To be specific, we fail to appreciate that we could have been in the kind of position with respect to another species that apes now occupy with respect to us; so we protect ourselves from the moral issues that arise about our actual relation to apes. Or rather, we acknowledge the contingency of our biological position in odd and localised ways – as if our unconscious recognises it only too well but we repress it in the interests of evading its moral consequences. For our instinctive species-ism wavers when we consider ourselves on the receiving end of another species’ domination. We allow ourselves to enter into this contingency in certain special sealed-off imaginative contexts – not in the world of hard moral and political reality. Significantly, these contexts typically involve horror and fear and loss of control. For the most part, nowadays, they take place in the cinema. I am thinking, of course, of science fiction and horror films. Here alternatives to our biological supremacy are imaginatively explored. Let me mention three types of fiction in which we humans assume a position of species subjugation – or contrive to escape such a position against considerable odds.
First, of course, there are the invading aliens from outer space, who come to destroy or parasitise or enslave the human species – the body-snatchers, stomach-busters and mind-controllers. Here the thought is that only space protects our species from the depredations of more powerful beings, so that space travel is a potential route to species demotion. Sheer distance is the saving contingency here. It is just luck that those aliens don’t live on the moon, or else we would be their playthings even now.
Then there are the vampire stories, in which the theme of using the human species for food is paramount. A colony of vampires lives off the human inhabitants of a certain area, drinking their blood, killing other humans who get in their way. The humans are just a herd for the vampires. Usually the vampires are depicted as extraordinarily evil, gloating over the soon-to-be-punctured necks of their beautiful young victims, but sometimes they are portrayed more sympathetically, as just doing what nature designed them to do – slaves to their own biology, as it were. In any case, they are perceived as a terrifying threat to humans, and there is generally a good deal of luck involved in fending them off. It was a close thing that the entire human species wasn’t condemned to be vampire-feed for all eternity. And it is lucky that we, the viewers, weren’t born in Transylvania.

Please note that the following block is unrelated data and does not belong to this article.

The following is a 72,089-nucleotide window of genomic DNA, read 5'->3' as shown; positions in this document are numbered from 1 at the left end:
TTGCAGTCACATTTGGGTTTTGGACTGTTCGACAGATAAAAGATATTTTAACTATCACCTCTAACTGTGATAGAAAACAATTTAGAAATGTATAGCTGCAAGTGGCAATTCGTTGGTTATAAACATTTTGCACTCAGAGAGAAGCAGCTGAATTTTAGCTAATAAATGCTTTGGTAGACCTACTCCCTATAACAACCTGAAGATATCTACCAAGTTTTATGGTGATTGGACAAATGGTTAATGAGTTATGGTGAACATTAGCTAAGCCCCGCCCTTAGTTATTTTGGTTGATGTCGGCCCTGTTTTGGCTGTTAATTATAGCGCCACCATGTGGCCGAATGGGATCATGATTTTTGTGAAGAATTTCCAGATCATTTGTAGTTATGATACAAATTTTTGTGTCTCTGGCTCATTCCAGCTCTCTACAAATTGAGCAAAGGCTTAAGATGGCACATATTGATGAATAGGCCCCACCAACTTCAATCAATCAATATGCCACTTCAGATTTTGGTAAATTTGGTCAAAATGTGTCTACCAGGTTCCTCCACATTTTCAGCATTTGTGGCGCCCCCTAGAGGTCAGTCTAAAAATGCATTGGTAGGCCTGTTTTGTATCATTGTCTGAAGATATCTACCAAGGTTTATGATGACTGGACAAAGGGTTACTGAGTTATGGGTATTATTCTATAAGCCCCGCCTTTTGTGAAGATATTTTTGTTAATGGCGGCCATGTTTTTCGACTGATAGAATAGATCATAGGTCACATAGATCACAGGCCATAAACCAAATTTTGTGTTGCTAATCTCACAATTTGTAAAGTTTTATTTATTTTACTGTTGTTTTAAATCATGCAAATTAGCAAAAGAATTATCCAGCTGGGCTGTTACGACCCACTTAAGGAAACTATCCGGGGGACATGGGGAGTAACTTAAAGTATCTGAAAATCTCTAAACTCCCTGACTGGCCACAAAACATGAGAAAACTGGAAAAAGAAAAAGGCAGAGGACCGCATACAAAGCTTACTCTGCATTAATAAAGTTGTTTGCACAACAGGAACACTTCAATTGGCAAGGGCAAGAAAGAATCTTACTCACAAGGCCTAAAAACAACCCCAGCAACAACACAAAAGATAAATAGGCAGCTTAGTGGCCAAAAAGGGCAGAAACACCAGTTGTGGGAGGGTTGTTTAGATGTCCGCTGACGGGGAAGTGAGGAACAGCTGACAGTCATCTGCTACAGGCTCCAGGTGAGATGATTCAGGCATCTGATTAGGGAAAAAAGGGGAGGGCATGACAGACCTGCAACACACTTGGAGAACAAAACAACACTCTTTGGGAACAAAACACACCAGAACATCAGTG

A third category of human demotion introduces machines, our machines. I suppose Frankenstein’s monster comes into this category, since it was constructed by a human, albeit from organic parts; but a more recent example of the genre is the Terminator movies, in which the international computer network controlling nuclear weapons achieves self-consciousness one day and, fearful for its own survival at human hands, begins to wage war on its human creators, with very nasty consequences. This computer constructs its own formidable robots (‘terminators’) whose mission is simply to kill as many humans as possible, and they will not stop. This, then, is a case in which our artifacts rise up and exert domination over us, bringing untold havoc and misery to our species. And here the contingency is merely the level of technological advancement of our machines. If we are not careful, the message goes, our technology will come back to oppress us; so we had better not rely on luck to prevent this happening in the future. In fact, if time travel is possible, we should be thinking about it now, since the future may contain the very terminating machines made possible by extensions of our present technology. So, at least, the movies suggest.